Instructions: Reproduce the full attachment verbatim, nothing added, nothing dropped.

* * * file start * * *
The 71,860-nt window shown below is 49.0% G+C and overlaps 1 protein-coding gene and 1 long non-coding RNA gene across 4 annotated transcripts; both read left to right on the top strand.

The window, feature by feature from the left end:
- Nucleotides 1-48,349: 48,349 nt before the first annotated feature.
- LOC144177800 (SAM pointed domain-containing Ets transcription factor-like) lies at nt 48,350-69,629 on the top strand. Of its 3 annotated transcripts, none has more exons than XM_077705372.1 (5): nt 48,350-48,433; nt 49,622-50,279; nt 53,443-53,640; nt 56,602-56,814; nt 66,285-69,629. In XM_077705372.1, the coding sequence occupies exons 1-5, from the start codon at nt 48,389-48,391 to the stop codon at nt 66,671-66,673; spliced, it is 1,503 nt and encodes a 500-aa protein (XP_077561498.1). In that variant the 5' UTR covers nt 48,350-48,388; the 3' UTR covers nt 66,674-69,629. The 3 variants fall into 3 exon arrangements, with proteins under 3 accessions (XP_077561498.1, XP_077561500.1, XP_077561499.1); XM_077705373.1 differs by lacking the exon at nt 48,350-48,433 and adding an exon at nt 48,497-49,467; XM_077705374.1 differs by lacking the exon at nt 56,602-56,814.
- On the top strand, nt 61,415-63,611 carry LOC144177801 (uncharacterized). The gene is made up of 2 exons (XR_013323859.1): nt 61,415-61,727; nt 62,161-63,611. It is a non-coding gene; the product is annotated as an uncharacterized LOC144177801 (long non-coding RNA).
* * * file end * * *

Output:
The 71,860-nt window shown below is 49.0% G+C and overlaps 1 protein-coding gene and 1 long non-coding RNA gene across 4 annotated transcripts; both read left to right on the top strand.

The window, feature by feature from the left end:
- Nucleotides 1-48,349: 48,349 nt before the first annotated feature.
- LOC144177800 (SAM pointed domain-containing Ets transcription factor-like) lies at nt 48,350-69,629 on the top strand. Of its 3 annotated transcripts, none has more exons than XM_077705372.1 (5): nt 48,350-48,433; nt 49,622-50,279; nt 53,443-53,640; nt 56,602-56,814; nt 66,285-69,629. In XM_077705372.1, the coding sequence occupies exons 1-5, from the start codon at nt 48,389-48,391 to the stop codon at nt 66,671-66,673; spliced, it is 1,503 nt and encodes a 500-aa protein (XP_077561498.1). In that variant the 5' UTR covers nt 48,350-48,388; the 3' UTR covers nt 66,674-69,629. The 3 variants fall into 3 exon arrangements, with proteins under 3 accessions (XP_077561498.1, XP_077561500.1, XP_077561499.1); XM_077705373.1 differs by lacking the exon at nt 48,350-48,433 and adding an exon at nt 48,497-49,467; XM_077705374.1 differs by lacking the exon at nt 56,602-56,814.
- On the top strand, nt 61,415-63,611 carry LOC144177801 (uncharacterized). The gene is made up of 2 exons (XR_013323859.1): nt 61,415-61,727; nt 62,161-63,611. It is a non-coding gene; the product is annotated as an uncharacterized LOC144177801 (long non-coding RNA).